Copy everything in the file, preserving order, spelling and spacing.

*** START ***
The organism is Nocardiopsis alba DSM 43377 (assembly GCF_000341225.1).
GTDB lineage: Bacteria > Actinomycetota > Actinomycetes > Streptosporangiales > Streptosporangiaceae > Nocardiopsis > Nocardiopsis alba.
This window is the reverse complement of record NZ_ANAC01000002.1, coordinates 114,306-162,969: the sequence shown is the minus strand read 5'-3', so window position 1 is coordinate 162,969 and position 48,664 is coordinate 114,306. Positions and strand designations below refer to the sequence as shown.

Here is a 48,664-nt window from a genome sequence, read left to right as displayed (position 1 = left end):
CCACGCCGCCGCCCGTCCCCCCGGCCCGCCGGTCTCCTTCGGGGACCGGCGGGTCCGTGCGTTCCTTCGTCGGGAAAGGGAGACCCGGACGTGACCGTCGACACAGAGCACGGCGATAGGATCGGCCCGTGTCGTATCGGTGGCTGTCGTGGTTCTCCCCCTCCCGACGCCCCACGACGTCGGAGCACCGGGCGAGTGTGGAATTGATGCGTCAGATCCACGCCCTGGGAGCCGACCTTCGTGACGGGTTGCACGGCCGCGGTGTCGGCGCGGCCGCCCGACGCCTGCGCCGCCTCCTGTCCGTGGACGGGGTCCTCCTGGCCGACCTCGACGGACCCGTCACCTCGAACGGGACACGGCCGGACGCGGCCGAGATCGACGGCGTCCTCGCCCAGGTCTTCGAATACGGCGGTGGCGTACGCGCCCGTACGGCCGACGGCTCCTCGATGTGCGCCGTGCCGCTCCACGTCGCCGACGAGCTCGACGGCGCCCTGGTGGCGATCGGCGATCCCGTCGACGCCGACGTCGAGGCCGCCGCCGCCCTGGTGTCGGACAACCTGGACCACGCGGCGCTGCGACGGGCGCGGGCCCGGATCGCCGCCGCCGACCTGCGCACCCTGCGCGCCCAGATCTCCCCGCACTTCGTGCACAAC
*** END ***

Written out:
The organism is Nocardiopsis alba DSM 43377 (assembly GCF_000341225.1).
GTDB lineage: Bacteria > Actinomycetota > Actinomycetes > Streptosporangiales > Streptosporangiaceae > Nocardiopsis > Nocardiopsis alba.
This window is the reverse complement of record NZ_ANAC01000002.1, coordinates 114,306-162,969: the sequence shown is the minus strand read 5'-3', so window position 1 is coordinate 162,969 and position 48,664 is coordinate 114,306. Positions and strand designations below refer to the sequence as shown.

Here is a 48,664-nt window from a genome sequence, read left to right as displayed (position 1 = left end):
CCACGCCGCCGCCCGTCCCCCCGGCCCGCCGGTCTCCTTCGGGGACCGGCGGGTCCGTGCGTTCCTTCGTCGGGAAAGGGAGACCCGGACGTGACCGTCGACACAGAGCACGGCGATAGGATCGGCCCGTGTCGTATCGGTGGCTGTCGTGGTTCTCCCCCTCCCGACGCCCCACGACGTCGGAGCACCGGGCGAGTGTGGAATTGATGCGTCAGATCCACGCCCTGGGAGCCGACCTTCGTGACGGGTTGCACGGCCGCGGTGTCGGCGCGGCCGCCCGACGCCTGCGCCGCCTCCTGTCCGTGGACGGGGTCCTCCTGGCCGACCTCGACGGACCCGTCACCTCGAACGGGACACGGCCGGACGCGGCCGAGATCGACGGCGTCCTCGCCCAGGTCTTCGAATACGGCGGTGGCGTACGCGCCCGTACGGCCGACGGCTCCTCGATGTGCGCCGTGCCGCTCCACGTCGCCGACGAGCTCGACGGCGCCCTGGTGGCGATCGGCGATCCCGTCGACGCCGACGTCGAGGCCGCCGCCGCCCTGGTGTCGGACAACCTGGACCACGCGGCGCTGCGACGGGCGCGGGCCCGGATCGCCGCCGCCGACCTGCGCACCCTGCGCGCCCAGATCTCCCCGCACTTCGTGCACAAC